Resistance to workplace change marks the passing of the old order

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ChangeWhen Vodafone announced in March that the UK’s businesses could save up to £34 billion with the more widespread application of flexible working models, the research to support the claim had two very familiar components. The first was a crystal clear business case, the second an admission that the message was still not quite getting through to those at the top. In fact, Vodafone claimed, around two-thirds of business leaders continue to insist their business can’t afford to reduce the number of workstations they use despite all evidence to the contrary. A third haven’t even considered the idea of reducing the number of workstations they use as a way of cutting costs.

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New survey reveals risks of cutting costs in corporate real estate

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JLL ReportA new report from Jones Lang LaSalle claims to highlight how those firms who see their property as a driver of added value rather than a cost reap rewards in the form of higher revenue, employee performance and shareholder returns. In contrast, those firms who view their facilities as a cost and seek to reduce those costs for short term gain are, in fact, storing up long term problems and risks. JLL’s report – Global Corporate Real Estate Trends – claims to reveal the top five corporate real estate risks, including negative impacts on competitive advantage and profitability from cost cutting, procurement processes, lack of collaboration between functions and failure to drive productivity.

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Dubai developers switch unwanted commercial property projects to other uses

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Cups gameThe UK isn’t the only country looking to convert its unwanted office space into other uses. According to a new report from CBRE, the oversupply of new commercial property in Dubai is leading developers to switch the use of projects in the Emirate before they have even finished building them. With occupancy levels already at less than 50 percent in some areas and swathes of new developments coming online thanks to Dubai’s ongoing commitment to a policy of ‘build it and they will come’, developers are taking the decision to convert construction projects to homes or hotels.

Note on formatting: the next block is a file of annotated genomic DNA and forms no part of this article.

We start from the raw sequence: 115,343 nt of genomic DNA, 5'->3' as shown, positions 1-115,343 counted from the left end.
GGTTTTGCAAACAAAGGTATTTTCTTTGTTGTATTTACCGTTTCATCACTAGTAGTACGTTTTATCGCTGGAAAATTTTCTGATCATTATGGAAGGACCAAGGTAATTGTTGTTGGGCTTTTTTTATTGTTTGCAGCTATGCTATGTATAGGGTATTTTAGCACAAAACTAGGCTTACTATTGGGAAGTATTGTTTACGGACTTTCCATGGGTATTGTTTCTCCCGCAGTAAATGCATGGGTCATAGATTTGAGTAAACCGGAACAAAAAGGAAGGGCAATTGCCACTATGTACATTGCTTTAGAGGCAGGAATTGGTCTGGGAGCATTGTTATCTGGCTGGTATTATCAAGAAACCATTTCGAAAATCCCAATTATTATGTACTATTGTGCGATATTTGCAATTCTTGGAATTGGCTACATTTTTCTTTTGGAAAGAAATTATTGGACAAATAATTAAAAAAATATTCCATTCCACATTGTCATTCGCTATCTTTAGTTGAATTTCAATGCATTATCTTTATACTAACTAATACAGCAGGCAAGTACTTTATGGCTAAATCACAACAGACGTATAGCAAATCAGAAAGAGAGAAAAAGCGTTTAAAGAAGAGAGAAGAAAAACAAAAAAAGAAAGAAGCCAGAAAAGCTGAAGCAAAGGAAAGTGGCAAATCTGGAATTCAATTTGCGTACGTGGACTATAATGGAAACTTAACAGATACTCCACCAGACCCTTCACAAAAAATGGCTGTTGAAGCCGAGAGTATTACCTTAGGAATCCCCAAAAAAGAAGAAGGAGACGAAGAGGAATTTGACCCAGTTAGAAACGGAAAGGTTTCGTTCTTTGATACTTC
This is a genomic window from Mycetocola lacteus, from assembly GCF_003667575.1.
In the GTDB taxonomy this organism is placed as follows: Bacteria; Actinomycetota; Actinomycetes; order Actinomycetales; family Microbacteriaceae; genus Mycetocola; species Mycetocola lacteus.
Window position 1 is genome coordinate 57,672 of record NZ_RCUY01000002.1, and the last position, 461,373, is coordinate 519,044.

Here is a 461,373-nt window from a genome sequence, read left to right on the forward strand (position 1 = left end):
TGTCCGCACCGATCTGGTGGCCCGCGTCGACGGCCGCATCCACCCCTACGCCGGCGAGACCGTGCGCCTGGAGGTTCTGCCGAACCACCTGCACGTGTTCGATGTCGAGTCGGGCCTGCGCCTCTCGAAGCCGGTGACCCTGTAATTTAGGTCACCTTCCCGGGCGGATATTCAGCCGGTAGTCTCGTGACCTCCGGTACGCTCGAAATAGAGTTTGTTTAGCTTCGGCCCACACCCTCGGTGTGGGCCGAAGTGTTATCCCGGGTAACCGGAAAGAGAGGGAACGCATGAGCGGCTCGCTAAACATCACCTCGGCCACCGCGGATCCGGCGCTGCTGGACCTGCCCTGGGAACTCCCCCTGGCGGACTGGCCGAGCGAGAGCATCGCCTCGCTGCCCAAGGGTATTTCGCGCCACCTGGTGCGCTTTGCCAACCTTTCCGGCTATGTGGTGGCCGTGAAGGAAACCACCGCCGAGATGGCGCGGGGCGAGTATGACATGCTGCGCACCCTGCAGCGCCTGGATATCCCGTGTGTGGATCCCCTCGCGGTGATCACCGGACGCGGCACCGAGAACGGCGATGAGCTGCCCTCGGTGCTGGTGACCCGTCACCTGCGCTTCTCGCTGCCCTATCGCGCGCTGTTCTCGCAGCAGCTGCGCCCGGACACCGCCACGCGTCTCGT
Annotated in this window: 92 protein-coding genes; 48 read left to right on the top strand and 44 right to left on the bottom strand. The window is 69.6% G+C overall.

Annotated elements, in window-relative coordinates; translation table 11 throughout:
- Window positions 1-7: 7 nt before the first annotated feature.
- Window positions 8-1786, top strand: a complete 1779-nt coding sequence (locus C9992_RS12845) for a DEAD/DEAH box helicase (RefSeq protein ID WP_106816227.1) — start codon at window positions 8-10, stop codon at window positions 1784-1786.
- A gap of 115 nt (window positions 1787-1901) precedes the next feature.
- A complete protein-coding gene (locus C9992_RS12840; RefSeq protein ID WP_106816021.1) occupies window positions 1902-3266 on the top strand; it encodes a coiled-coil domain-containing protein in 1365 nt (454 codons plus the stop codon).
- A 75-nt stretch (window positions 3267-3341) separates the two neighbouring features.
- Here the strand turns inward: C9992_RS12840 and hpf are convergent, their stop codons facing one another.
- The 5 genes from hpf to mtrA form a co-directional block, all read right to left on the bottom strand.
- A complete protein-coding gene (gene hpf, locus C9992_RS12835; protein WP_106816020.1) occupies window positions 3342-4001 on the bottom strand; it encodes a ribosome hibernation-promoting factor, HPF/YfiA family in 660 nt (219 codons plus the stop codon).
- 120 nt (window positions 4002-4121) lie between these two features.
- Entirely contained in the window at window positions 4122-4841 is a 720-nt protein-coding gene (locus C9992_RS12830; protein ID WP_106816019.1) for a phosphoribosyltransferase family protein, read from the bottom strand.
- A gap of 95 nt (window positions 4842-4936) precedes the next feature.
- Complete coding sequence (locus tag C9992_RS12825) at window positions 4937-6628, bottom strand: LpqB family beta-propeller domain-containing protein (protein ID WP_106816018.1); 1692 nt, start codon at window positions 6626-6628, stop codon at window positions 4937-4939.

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Extensive new research launched into leadership in FM

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FM Leadership survey launched for Think FM

A new research initiative, focusing on leadership has been launched by Workplace Law, the key findings of which will be presented at ThinkFM 2013, taking place on Monday 10 June at the Royal College of Physicians in London. The theme of the conference this year is ‘The Leadership Challenge: Raising our game, making our case, realising our value’, and Workplace Law’s survey aims to draw the opinions of facilities management clients and service providers across the UK. It covers a range of issues, including talent in FM, sustainability, leadership in health and safety, plus looking at how leadership and performance management in FM can really add value to an organisation. More →

What Søren Kierkegaard can teach us about workplace design and management

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KierkegaardSøren Kierkegaard was a Nineteenth Century Danish philosopher and proto-existentialist. Not for him the hazy, romantic ideals of many of his contemporaries. He was one of the thinkers who gave birth to the Twentieth Century with its focus on the individual, reality and life in a sometimes uncaring world, although he was no atheist like many of the true existentialists. If he’s generally well known for anything these days it is for a single quotation that reads like a greeting card aphorism but is no less true for that. He said: ‘Life can only be understood backwards; but it must be lived forwards.’ Looking back can give you a real handle on the present. I moved offices recently and as these things happen, a number of books that I routinely ignore fell open while I was looking for some displacement activity.

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New projects to research green building solutions

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The BRE Centre for Innovative Construction Materials

Two major new projects to further the development of sustainable building solutions have been launched. The BRE (Building Research Establishment) National Solar Centre, aimed at providing a research based, independent platform in the use of solar energy in the UK was officially opened in Cornwall today, and a £1m ground-breaking building called the HIVE funded by the Engineering and Physical Sciences Research Council (EPSRC) and led by Dr Mike Lawrence from the University of Bath’s BRE Centre for Innovative Construction Materials, is to be built at a dedicated research park in Swindon.

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Plans for redevelopment of iconic BBC Television Centre confirmed

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BBC television centre redesign plans confirmed